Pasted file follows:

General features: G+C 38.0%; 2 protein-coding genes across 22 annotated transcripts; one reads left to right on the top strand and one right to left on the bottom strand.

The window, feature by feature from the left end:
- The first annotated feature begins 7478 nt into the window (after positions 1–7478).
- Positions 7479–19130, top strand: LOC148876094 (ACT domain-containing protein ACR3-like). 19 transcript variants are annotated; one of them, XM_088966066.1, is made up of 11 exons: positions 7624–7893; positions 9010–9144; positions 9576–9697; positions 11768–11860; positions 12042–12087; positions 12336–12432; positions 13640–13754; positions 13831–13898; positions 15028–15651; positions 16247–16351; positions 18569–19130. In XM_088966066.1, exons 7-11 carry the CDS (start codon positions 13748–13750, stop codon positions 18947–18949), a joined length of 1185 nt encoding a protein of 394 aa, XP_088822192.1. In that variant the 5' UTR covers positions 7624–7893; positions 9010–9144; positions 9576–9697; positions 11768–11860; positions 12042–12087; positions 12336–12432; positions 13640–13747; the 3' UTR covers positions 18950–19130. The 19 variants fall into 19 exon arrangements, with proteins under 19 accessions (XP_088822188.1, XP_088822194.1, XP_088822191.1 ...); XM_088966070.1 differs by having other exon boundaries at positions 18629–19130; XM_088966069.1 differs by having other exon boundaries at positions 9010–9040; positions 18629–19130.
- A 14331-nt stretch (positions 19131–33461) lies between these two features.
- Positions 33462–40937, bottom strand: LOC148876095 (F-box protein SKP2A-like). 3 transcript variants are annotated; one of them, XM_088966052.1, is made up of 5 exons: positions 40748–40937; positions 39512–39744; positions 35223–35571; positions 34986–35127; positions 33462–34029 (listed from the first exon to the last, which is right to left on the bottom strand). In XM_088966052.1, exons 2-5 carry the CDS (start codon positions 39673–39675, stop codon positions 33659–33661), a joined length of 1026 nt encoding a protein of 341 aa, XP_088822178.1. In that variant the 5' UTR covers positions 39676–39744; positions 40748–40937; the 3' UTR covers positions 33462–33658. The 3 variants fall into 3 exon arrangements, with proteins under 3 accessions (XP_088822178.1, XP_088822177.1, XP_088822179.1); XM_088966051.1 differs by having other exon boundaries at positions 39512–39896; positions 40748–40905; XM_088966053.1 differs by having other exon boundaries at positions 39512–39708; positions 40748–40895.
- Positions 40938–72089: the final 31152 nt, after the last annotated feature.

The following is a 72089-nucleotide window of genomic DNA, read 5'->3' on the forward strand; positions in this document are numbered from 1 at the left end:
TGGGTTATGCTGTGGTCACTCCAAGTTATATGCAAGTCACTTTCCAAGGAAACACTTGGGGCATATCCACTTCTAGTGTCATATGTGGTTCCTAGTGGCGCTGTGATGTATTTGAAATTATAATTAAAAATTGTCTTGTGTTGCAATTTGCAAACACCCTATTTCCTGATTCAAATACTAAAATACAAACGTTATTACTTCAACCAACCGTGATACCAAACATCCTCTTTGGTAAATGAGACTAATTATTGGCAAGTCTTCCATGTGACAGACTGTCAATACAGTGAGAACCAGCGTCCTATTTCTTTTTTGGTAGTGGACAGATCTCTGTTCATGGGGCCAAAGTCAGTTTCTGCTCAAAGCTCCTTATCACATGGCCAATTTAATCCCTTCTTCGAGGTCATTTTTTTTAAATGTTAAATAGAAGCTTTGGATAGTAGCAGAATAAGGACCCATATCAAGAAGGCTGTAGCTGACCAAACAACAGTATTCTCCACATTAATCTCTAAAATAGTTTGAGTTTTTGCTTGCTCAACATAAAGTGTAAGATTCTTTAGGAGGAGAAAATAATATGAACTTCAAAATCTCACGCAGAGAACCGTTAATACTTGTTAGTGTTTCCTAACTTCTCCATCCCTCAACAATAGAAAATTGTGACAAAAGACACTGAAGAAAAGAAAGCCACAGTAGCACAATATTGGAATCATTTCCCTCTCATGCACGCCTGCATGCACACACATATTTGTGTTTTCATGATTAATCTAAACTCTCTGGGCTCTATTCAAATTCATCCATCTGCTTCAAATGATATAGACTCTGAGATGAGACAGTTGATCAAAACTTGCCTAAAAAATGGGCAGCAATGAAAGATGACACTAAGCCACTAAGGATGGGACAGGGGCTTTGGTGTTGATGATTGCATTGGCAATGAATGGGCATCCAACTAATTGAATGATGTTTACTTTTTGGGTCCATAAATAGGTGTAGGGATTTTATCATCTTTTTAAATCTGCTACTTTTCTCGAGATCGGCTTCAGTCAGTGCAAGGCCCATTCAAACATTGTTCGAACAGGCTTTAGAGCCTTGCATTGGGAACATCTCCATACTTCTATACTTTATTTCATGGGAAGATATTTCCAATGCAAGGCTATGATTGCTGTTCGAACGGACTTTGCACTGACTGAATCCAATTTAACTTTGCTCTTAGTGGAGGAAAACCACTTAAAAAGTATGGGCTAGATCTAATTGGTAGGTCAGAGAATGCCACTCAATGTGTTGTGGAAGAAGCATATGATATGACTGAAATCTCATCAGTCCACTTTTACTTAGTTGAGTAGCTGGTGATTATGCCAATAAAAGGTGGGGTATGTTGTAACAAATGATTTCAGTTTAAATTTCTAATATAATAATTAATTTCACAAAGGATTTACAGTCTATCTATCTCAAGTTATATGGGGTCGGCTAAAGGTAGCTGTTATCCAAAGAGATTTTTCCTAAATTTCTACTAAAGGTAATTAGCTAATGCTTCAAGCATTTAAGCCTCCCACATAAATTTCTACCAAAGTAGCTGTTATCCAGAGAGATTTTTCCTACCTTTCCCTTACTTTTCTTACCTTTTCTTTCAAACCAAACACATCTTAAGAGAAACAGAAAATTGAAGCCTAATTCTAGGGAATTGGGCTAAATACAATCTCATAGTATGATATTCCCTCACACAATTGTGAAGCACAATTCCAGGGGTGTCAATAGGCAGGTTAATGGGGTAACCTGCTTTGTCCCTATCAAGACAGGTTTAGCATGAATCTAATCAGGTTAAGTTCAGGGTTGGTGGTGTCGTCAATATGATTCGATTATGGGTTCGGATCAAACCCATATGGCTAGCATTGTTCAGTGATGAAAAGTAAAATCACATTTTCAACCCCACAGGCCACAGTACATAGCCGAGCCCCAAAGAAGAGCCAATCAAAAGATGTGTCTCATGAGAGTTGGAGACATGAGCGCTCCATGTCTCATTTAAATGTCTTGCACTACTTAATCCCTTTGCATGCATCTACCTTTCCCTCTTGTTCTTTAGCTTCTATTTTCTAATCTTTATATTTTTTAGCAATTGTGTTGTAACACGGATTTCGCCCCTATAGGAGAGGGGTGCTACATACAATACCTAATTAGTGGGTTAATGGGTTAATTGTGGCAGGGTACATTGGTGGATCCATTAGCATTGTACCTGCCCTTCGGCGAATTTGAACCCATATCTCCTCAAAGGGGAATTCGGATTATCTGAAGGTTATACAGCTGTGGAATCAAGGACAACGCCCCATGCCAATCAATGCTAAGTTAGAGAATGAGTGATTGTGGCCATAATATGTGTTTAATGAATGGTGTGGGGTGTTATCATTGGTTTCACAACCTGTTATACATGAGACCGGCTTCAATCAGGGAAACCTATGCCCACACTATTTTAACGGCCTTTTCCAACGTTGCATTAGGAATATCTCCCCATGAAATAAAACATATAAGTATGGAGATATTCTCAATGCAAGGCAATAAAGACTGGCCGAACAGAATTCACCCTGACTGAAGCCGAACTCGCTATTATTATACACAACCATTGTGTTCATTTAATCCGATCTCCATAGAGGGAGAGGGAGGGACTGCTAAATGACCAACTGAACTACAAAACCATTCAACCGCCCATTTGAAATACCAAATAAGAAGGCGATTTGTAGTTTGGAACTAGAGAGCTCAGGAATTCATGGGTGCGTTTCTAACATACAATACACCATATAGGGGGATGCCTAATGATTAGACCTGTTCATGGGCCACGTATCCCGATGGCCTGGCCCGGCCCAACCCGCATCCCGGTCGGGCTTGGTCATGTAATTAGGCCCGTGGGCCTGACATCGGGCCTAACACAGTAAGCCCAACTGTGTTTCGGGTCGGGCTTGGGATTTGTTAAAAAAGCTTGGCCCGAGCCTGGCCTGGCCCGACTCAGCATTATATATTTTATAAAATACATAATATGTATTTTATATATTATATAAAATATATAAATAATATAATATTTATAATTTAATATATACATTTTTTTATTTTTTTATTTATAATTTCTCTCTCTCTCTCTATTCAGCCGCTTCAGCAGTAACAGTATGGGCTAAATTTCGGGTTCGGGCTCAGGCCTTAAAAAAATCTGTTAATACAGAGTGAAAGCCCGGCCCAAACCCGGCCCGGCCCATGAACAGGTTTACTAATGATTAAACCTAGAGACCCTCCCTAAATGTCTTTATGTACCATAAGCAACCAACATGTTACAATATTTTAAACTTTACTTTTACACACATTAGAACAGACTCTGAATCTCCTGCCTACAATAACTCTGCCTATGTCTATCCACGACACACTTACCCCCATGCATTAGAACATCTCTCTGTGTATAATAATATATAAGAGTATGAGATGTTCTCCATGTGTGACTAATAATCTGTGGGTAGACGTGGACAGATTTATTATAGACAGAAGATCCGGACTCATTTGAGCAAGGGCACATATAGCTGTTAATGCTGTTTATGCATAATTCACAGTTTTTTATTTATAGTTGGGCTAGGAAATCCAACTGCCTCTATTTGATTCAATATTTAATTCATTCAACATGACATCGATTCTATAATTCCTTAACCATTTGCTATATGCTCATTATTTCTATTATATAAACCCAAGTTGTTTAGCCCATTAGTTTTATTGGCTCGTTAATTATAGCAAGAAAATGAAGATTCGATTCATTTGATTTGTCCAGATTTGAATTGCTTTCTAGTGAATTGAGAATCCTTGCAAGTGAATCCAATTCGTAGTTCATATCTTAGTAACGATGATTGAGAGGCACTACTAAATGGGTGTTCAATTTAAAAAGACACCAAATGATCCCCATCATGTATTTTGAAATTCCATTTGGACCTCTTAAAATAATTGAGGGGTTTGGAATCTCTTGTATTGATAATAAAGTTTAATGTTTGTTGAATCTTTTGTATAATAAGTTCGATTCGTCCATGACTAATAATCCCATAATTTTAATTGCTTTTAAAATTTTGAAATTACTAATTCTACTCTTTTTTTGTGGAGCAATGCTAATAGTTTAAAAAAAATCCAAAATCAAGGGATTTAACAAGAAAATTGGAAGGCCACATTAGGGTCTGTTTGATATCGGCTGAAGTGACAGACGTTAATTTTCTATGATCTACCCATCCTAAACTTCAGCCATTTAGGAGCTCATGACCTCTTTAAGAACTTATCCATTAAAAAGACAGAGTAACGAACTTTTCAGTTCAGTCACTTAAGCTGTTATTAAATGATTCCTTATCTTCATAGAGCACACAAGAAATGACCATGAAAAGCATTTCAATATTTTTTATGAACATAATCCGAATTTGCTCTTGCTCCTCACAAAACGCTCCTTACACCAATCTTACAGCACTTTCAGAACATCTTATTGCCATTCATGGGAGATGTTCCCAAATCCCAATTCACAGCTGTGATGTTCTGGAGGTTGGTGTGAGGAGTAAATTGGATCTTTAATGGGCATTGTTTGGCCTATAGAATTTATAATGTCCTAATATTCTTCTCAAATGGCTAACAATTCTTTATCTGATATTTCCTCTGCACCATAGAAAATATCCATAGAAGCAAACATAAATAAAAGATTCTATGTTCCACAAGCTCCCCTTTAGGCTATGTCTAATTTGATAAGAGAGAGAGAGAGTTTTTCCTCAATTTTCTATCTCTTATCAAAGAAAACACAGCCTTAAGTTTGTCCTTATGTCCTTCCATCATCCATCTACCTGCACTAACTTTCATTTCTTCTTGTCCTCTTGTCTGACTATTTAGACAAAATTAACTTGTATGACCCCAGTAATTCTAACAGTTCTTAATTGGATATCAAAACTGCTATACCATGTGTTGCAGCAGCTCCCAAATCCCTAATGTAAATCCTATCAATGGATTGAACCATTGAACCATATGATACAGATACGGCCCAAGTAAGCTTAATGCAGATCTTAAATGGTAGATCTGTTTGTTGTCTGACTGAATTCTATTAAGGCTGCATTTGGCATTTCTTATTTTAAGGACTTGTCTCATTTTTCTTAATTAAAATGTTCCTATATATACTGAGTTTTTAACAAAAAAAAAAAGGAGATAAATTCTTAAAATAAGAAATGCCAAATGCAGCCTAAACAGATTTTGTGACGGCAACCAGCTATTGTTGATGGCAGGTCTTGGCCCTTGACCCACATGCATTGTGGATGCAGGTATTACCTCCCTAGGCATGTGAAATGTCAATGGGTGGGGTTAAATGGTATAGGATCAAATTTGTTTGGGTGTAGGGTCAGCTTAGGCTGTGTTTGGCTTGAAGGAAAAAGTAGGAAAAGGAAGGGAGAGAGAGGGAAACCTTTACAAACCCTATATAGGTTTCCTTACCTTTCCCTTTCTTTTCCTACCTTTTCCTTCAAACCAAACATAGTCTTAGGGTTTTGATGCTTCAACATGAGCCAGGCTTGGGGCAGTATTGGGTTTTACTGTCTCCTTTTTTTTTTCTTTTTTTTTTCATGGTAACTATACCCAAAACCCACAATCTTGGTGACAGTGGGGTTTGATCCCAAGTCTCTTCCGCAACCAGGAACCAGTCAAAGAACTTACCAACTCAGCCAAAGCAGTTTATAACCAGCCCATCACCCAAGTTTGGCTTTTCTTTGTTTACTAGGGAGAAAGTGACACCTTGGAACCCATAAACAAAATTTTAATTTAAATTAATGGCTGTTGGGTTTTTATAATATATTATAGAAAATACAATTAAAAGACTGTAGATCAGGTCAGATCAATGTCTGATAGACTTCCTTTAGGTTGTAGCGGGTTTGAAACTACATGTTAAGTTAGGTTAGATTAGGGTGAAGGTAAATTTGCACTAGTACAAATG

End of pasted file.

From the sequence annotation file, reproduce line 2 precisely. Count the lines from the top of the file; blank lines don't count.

The window, feature by feature from the left end: